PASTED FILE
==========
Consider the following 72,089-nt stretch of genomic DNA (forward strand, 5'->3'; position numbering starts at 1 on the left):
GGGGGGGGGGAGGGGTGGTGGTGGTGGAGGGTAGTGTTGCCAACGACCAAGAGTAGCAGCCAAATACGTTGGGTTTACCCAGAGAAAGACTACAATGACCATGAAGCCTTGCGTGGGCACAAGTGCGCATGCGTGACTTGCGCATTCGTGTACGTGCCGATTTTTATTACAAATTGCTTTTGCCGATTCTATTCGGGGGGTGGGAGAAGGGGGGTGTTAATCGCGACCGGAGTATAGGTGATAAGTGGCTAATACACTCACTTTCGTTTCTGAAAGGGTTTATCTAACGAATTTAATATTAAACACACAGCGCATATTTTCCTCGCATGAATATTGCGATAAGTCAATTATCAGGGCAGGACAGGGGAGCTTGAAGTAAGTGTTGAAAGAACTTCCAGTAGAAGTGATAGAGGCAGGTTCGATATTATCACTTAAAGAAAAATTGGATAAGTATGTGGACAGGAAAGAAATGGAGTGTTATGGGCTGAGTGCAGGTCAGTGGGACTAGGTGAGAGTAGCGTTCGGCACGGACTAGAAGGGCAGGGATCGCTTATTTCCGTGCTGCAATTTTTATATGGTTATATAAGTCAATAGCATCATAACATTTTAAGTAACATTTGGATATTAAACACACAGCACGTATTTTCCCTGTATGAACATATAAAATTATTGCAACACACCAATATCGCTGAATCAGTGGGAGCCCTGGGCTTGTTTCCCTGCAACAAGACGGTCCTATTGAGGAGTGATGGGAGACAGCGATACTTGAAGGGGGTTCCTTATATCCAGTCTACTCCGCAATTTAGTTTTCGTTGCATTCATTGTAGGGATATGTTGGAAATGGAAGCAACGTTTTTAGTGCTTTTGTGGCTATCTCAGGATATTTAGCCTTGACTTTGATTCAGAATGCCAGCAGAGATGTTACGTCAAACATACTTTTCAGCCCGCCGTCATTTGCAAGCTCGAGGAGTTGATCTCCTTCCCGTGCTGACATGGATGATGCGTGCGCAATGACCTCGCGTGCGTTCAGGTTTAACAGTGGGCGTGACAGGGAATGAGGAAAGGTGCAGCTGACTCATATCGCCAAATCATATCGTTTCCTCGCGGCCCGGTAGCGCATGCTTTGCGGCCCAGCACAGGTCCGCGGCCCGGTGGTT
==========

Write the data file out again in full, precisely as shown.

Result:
Consider the following 72,089-nt stretch of genomic DNA (forward strand, 5'->3'; position numbering starts at 1 on the left):
GGGGGGGGGGAGGGGTGGTGGTGGTGGAGGGTAGTGTTGCCAACGACCAAGAGTAGCAGCCAAATACGTTGGGTTTACCCAGAGAAAGACTACAATGACCATGAAGCCTTGCGTGGGCACAAGTGCGCATGCGTGACTTGCGCATTCGTGTACGTGCCGATTTTTATTACAAATTGCTTTTGCCGATTCTATTCGGGGGGTGGGAGAAGGGGGGTGTTAATCGCGACCGGAGTATAGGTGATAAGTGGCTAATACACTCACTTTCGTTTCTGAAAGGGTTTATCTAACGAATTTAATATTAAACACACAGCGCATATTTTCCTCGCATGAATATTGCGATAAGTCAATTATCAGGGCAGGACAGGGGAGCTTGAAGTAAGTGTTGAAAGAACTTCCAGTAGAAGTGATAGAGGCAGGTTCGATATTATCACTTAAAGAAAAATTGGATAAGTATGTGGACAGGAAAGAAATGGAGTGTTATGGGCTGAGTGCAGGTCAGTGGGACTAGGTGAGAGTAGCGTTCGGCACGGACTAGAAGGGCAGGGATCGCTTATTTCCGTGCTGCAATTTTTATATGGTTATATAAGTCAATAGCATCATAACATTTTAAGTAACATTTGGATATTAAACACACAGCACGTATTTTCCCTGTATGAACATATAAAATTATTGCAACACACCAATATCGCTGAATCAGTGGGAGCCCTGGGCTTGTTTCCCTGCAACAAGACGGTCCTATTGAGGAGTGATGGGAGACAGCGATACTTGAAGGGGGTTCCTTATATCCAGTCTACTCCGCAATTTAGTTTTCGTTGCATTCATTGTAGGGATATGTTGGAAATGGAAGCAACGTTTTTAGTGCTTTTGTGGCTATCTCAGGATATTTAGCCTTGACTTTGATTCAGAATGCCAGCAGAGATGTTACGTCAAACATACTTTTCAGCCCGCCGTCATTTGCAAGCTCGAGGAGTTGATCTCCTTCCCGTGCTGACATGGATGATGCGTGCGCAATGACCTCGCGTGCGTTCAGGTTTAACAGTGGGCGTGACAGGGAATGAGGAAAGGTGCAGCTGACTCATATCGCCAAATCATATCGTTTCCTCGCGGCCCGGTAGCGCATGCTTTGCGGCCCAGCACAGGTCCGCGGCCCGGTGGTT